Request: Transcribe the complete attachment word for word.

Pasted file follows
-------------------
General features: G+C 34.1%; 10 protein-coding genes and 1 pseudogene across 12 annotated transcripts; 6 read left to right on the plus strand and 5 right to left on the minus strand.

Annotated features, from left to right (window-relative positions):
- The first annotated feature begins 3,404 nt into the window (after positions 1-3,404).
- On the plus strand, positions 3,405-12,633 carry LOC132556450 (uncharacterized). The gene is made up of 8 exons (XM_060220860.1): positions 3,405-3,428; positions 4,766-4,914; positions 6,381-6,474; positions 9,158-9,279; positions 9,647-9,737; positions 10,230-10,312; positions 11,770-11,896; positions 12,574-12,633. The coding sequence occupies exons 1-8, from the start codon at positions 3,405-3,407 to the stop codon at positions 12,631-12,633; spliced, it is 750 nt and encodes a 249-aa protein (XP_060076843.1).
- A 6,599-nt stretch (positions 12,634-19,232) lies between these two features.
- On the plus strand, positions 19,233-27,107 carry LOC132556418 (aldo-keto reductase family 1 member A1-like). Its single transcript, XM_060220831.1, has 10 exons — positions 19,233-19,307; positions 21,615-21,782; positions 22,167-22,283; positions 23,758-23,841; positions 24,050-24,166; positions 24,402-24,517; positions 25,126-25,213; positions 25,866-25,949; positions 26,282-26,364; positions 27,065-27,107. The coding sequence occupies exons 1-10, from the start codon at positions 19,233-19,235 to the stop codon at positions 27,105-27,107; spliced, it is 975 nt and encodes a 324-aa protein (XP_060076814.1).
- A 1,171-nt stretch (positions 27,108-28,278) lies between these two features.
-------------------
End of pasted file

General features: G+C 34.1%; 10 protein-coding genes and 1 pseudogene across 12 annotated transcripts; 6 read left to right on the plus strand and 5 right to left on the minus strand.

Annotated features, from left to right (window-relative positions):
- The first annotated feature begins 3,404 nt into the window (after positions 1-3,404).
- On the plus strand, positions 3,405-12,633 carry LOC132556450 (uncharacterized). The gene is made up of 8 exons (XM_060220860.1): positions 3,405-3,428; positions 4,766-4,914; positions 6,381-6,474; positions 9,158-9,279; positions 9,647-9,737; positions 10,230-10,312; positions 11,770-11,896; positions 12,574-12,633. The coding sequence occupies exons 1-8, from the start codon at positions 3,405-3,407 to the stop codon at positions 12,631-12,633; spliced, it is 750 nt and encodes a 249-aa protein (XP_060076843.1).
- A 6,599-nt stretch (positions 12,634-19,232) lies between these two features.
- On the plus strand, positions 19,233-27,107 carry LOC132556418 (aldo-keto reductase family 1 member A1-like). Its single transcript, XM_060220831.1, has 10 exons — positions 19,233-19,307; positions 21,615-21,782; positions 22,167-22,283; positions 23,758-23,841; positions 24,050-24,166; positions 24,402-24,517; positions 25,126-25,213; positions 25,866-25,949; positions 26,282-26,364; positions 27,065-27,107. The coding sequence occupies exons 1-10, from the start codon at positions 19,233-19,235 to the stop codon at positions 27,105-27,107; spliced, it is 975 nt and encodes a 324-aa protein (XP_060076814.1).
- A 1,171-nt stretch (positions 27,108-28,278) lies between these two features.